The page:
November 4, 2012

Change and Counter-Change [McGehee]

Back in 2008, then-PW contributor Karl wrote a series of posts about a pattern he had discerned in American elections since the end of the Second World War: that every 16 years — starting in 1960 — there has been a “change” election where the Democrat presidential ticket has benefited from an exploitable public fatigue with recent Republican governance.

In 1960 the outgoing incumbent president, Dwight Eisenhower, was 70 years old, having been a five-star general during a war that had ended 15 years earlier — while the Democrats’ nominee, Sen. John Kennedy, was 43 years old with an attractive wife and an abundance of youthful energy. After eight years of presidential golf games and a perception of decline in America’s defense posture (the mythical “missile gap” that Kennedy’s campaign knowingly lied about), the tanned and confident Bostonian defeated the shifty-eyed and poorly-shaven Vice President Richard Nixon despite their being only four years apart in age.

In 1976, after Vietnam, Watergate, a presidential resignation and pardon, the midwestern placeholder who succeeded Nixon was defeated by a Southern Democrat who touted his “born again” Christian values and pledged never to lie to the American people. Jimmy Carter, 11 years younger than Gerald Ford, won.

In 1992, after a twelve-year run of GOP residency in the White House, Democrats and the media (but I repeat myself) hyped a faltering economy as the worst in 50 years and offered up another southern Democrat who portrayed himself as a centrist. Bill Clinton, 22 years younger than George H.W. Bush, won.

Karl’s point was that in 2008 the historical patterns put the eventual Republican nominee at a disadvantage in November — and the fact John McCain was older in 2008 than Eisenhower was in 1960, while Barack Obama was only 47, only added to that disadvantage when the voting actually began.

But each of these instances of the historical pattern was different from every other instance; events of such magnitude, following a pattern on such a time scale, have to be dependent on larger trends that combine over the course of, say, a half century to make them arise and recur as they appear to have done. And when the events in question involve people making decisions, people will learn from what happens each time.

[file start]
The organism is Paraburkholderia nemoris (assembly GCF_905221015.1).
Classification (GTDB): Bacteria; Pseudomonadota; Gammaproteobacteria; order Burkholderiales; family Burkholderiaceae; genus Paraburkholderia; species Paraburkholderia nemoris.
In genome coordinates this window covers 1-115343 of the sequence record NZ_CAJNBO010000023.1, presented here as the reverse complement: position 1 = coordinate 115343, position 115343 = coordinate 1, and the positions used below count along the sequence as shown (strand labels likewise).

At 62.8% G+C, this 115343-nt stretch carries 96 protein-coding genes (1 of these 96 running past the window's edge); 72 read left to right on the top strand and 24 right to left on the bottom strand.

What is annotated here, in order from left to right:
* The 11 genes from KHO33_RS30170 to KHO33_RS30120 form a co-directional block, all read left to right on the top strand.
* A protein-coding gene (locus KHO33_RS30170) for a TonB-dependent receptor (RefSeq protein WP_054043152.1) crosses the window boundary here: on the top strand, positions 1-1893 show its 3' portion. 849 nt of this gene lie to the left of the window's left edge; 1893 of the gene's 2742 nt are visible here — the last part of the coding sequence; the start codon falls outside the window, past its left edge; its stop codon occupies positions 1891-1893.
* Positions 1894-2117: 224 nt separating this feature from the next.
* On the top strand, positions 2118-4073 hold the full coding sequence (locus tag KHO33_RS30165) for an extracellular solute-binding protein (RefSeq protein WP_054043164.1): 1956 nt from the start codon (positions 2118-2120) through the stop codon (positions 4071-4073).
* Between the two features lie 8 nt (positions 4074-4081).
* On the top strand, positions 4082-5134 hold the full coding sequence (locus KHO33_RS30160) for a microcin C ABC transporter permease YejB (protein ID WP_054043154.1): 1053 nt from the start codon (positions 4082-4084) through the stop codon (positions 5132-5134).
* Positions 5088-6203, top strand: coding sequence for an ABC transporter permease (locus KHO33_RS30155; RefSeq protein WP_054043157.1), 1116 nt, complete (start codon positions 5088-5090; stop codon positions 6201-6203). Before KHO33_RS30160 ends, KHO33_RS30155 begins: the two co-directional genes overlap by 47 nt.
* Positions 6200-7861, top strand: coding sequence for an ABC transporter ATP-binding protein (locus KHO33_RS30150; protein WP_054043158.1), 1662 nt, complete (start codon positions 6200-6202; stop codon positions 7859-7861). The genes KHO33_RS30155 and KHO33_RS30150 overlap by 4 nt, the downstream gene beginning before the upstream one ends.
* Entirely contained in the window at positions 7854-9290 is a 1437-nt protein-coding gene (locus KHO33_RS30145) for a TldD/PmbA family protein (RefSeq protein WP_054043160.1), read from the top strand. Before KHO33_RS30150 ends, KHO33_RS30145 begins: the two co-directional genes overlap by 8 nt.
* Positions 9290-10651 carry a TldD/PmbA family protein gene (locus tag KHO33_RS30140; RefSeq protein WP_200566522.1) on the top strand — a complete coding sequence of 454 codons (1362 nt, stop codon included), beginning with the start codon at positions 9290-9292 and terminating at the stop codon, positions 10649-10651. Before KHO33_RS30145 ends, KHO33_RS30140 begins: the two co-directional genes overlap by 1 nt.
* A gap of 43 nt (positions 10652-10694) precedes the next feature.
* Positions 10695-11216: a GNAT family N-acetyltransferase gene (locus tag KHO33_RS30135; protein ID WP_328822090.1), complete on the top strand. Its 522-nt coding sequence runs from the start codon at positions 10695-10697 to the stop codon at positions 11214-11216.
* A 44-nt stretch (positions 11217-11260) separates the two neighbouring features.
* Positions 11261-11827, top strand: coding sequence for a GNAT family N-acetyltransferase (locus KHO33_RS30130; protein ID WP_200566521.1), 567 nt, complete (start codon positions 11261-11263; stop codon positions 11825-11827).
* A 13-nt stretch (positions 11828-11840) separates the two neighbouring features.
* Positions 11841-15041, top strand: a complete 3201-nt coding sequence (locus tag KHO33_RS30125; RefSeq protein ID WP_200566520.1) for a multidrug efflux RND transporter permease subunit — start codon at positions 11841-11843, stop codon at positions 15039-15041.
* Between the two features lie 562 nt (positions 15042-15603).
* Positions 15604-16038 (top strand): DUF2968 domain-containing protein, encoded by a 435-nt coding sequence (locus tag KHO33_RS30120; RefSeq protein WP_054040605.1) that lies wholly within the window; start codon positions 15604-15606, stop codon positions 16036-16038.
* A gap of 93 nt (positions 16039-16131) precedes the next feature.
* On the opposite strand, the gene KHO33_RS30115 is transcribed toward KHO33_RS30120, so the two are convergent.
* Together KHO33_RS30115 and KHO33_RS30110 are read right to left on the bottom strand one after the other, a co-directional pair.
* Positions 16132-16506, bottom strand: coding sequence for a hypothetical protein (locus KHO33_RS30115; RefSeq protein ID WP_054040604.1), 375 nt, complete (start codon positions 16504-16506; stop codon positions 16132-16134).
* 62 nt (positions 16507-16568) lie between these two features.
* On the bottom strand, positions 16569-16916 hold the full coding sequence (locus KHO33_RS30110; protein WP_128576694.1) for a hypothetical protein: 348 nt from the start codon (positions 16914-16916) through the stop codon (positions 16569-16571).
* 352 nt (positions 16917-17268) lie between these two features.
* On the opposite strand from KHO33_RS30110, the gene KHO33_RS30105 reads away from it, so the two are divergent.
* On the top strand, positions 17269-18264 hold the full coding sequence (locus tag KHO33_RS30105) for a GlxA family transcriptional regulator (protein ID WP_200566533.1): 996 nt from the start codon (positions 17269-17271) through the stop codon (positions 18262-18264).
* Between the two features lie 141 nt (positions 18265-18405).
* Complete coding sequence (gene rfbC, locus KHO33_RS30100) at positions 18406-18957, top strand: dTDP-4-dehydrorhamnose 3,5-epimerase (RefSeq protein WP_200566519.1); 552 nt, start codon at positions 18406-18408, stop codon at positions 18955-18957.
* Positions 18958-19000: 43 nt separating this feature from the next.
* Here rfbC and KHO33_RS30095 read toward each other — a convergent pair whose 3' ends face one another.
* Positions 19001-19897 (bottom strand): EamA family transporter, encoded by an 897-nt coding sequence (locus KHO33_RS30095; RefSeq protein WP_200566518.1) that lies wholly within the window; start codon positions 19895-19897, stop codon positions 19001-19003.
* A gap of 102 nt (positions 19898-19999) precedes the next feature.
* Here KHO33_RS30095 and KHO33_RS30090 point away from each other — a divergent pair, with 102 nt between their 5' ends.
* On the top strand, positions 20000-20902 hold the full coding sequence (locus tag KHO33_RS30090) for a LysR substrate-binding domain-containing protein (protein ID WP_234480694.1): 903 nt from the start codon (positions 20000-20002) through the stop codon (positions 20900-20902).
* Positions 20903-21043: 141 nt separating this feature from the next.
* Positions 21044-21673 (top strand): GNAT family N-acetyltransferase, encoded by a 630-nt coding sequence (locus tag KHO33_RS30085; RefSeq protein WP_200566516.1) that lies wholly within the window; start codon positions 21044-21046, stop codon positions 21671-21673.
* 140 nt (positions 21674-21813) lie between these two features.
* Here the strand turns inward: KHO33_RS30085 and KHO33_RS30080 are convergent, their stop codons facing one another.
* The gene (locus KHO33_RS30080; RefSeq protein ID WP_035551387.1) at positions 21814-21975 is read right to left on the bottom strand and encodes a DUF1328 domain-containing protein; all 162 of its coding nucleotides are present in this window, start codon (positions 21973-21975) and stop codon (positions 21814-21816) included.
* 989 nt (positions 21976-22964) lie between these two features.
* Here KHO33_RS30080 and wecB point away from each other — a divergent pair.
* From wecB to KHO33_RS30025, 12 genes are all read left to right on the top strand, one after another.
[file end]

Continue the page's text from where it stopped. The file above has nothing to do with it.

One cannot discuss the “change” election of 1992 without also discussing what happened in the congressional election of 1994. Bill Clinton entered office with both houses of Congress comfortably in Democrat hands, but after only two years the Republicans won majorities in both houses, due in no small part to a campaign engineered by then-House Minority Whip Newt Gingrich. There was much hope afterward that Clinton would go down to defeat for re-election in 1996 — but the energy of the counterrevolution was spent by the end of 1995. I believe this was because the outcome in 1994, while exploiting public dissatisfaction with such things as Hillary Clinton’s health-care task force, was mostly driven from inside the Beltway. And Gingrich’s attempt to implement the promised changes that led to the change in congressional leadership was blunted mostly by the Republican-led Senate under Bob Dole who went on to be the Republican nominee in 1996.

This, in my opinion, is why top Democrats and their supporters in the media expect Barack Obama to be re-elected on Tuesday: the counterrevolution of 2010, they are sure, was a onetime reaction to 2008 and has passed into history, its energy and commitment no longer a factor in 2012. After all, the Republican nominee for president in 2012 is just another warmed-over “his turn” also-ran from 2008, much like Dole had been a failed challenger in the GOP primaries in 1988. History, they believe, will simply repeat itself.